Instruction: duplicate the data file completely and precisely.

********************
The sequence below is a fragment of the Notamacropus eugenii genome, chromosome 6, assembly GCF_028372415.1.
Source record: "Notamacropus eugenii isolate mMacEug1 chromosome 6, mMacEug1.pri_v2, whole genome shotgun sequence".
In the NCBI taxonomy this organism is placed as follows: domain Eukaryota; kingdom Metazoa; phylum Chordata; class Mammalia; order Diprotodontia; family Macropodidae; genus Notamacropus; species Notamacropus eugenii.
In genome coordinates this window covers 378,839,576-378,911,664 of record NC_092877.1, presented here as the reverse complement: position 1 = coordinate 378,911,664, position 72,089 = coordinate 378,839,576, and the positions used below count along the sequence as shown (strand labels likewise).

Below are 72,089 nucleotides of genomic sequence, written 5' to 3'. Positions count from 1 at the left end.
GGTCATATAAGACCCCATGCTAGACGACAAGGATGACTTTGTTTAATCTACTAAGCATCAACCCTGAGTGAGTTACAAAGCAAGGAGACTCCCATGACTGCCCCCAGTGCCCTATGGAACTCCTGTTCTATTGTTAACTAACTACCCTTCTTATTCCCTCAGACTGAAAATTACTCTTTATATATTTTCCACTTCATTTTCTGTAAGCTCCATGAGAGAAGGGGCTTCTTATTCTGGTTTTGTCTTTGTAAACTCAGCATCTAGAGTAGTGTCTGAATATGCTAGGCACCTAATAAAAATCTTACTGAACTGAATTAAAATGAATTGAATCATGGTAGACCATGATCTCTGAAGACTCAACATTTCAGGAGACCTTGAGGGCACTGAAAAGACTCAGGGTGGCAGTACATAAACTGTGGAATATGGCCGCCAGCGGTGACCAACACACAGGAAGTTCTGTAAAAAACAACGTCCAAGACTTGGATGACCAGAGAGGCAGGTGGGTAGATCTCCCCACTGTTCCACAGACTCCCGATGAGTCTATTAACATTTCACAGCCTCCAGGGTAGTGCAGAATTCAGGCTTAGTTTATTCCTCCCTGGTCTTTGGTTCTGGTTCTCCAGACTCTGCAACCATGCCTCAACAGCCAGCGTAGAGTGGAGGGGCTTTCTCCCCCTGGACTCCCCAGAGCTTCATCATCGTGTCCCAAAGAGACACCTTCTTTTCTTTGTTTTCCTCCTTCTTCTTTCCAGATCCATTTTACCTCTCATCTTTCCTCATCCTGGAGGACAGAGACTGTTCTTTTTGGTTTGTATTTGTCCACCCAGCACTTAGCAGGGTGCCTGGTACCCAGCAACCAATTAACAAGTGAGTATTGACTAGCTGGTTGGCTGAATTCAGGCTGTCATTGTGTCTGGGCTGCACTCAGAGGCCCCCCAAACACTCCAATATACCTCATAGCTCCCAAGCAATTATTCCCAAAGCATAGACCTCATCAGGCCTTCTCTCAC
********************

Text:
The sequence below is a fragment of the Notamacropus eugenii genome, chromosome 6, assembly GCF_028372415.1.
Source record: "Notamacropus eugenii isolate mMacEug1 chromosome 6, mMacEug1.pri_v2, whole genome shotgun sequence".
In the NCBI taxonomy this organism is placed as follows: domain Eukaryota; kingdom Metazoa; phylum Chordata; class Mammalia; order Diprotodontia; family Macropodidae; genus Notamacropus; species Notamacropus eugenii.
In genome coordinates this window covers 378,839,576-378,911,664 of record NC_092877.1, presented here as the reverse complement: position 1 = coordinate 378,911,664, position 72,089 = coordinate 378,839,576, and the positions used below count along the sequence as shown (strand labels likewise).

Below are 72,089 nucleotides of genomic sequence, written 5' to 3'. Positions count from 1 at the left end.
GGTCATATAAGACCCCATGCTAGACGACAAGGATGACTTTGTTTAATCTACTAAGCATCAACCCTGAGTGAGTTACAAAGCAAGGAGACTCCCATGACTGCCCCCAGTGCCCTATGGAACTCCTGTTCTATTGTTAACTAACTACCCTTCTTATTCCCTCAGACTGAAAATTACTCTTTATATATTTTCCACTTCATTTTCTGTAAGCTCCATGAGAGAAGGGGCTTCTTATTCTGGTTTTGTCTTTGTAAACTCAGCATCTAGAGTAGTGTCTGAATATGCTAGGCACCTAATAAAAATCTTACTGAACTGAATTAAAATGAATTGAATCATGGTAGACCATGATCTCTGAAGACTCAACATTTCAGGAGACCTTGAGGGCACTGAAAAGACTCAGGGTGGCAGTACATAAACTGTGGAATATGGCCGCCAGCGGTGACCAACACACAGGAAGTTCTGTAAAAAACAACGTCCAAGACTTGGATGACCAGAGAGGCAGGTGGGTAGATCTCCCCACTGTTCCACAGACTCCCGATGAGTCTATTAACATTTCACAGCCTCCAGGGTAGTGCAGAATTCAGGCTTAGTTTATTCCTCCCTGGTCTTTGGTTCTGGTTCTCCAGACTCTGCAACCATGCCTCAACAGCCAGCGTAGAGTGGAGGGGCTTTCTCCCCCTGGACTCCCCAGAGCTTCATCATCGTGTCCCAAAGAGACACCTTCTTTTCTTTGTTTTCCTCCTTCTTCTTTCCAGATCCATTTTACCTCTCATCTTTCCTCATCCTGGAGGACAGAGACTGTTCTTTTTGGTTTGTATTTGTCCACCCAGCACTTAGCAGGGTGCCTGGTACCCAGCAACCAATTAACAAGTGAGTATTGACTAGCTGGTTGGCTGAATTCAGGCTGTCATTGTGTCTGGGCTGCACTCAGAGGCCCCCCAAACACTCCAATATACCTCATAGCTCCCAAGCAATTATTCCCAAAGCATAGACCTCATCAGGCCTTCTCTCAC